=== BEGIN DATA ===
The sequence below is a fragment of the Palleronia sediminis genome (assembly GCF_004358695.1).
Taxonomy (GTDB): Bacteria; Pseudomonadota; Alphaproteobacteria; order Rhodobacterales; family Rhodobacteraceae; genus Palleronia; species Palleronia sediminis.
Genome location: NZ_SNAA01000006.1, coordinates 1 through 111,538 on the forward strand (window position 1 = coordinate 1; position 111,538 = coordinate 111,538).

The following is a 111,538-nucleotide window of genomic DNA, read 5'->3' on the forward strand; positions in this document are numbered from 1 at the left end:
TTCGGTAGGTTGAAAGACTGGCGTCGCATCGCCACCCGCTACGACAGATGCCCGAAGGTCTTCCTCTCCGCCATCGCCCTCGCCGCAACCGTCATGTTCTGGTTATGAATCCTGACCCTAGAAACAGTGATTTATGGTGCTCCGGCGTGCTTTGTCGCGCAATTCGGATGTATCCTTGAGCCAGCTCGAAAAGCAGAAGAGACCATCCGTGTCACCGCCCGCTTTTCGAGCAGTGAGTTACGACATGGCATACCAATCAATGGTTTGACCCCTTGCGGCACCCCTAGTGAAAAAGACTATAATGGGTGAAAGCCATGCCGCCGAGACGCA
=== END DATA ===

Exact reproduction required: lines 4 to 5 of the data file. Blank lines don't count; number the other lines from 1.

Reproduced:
The following is a 111,538-nucleotide window of genomic DNA, read 5'->3' on the forward strand; positions in this document are numbered from 1 at the left end:
TTCGGTAGGTTGAAAGACTGGCGTCGCATCGCCACCCGCTACGACAGATGCCCGAAGGTCTTCCTCTCCGCCATCGCCCTCGCCGCAACCGTCATGTTCTGGTTATGAATCCTGACCCTAGAAACAGTGATTTATGGTGCTCCGGCGTGCTTTGTCGCGCAATTCGGATGTATCCTTGAGCCAGCTCGAAAAGCAGAAGAGACCATCCGTGTCACCGCCCGCTTTTCGAGCAGTGAGTTACGACATGGCATACCAATCAATGGTTTGACCCCTTGCGGCACCCCTAGTGAAAAAGACTATAATGGGTGAAAGCCATGCCGCCGAGACGCA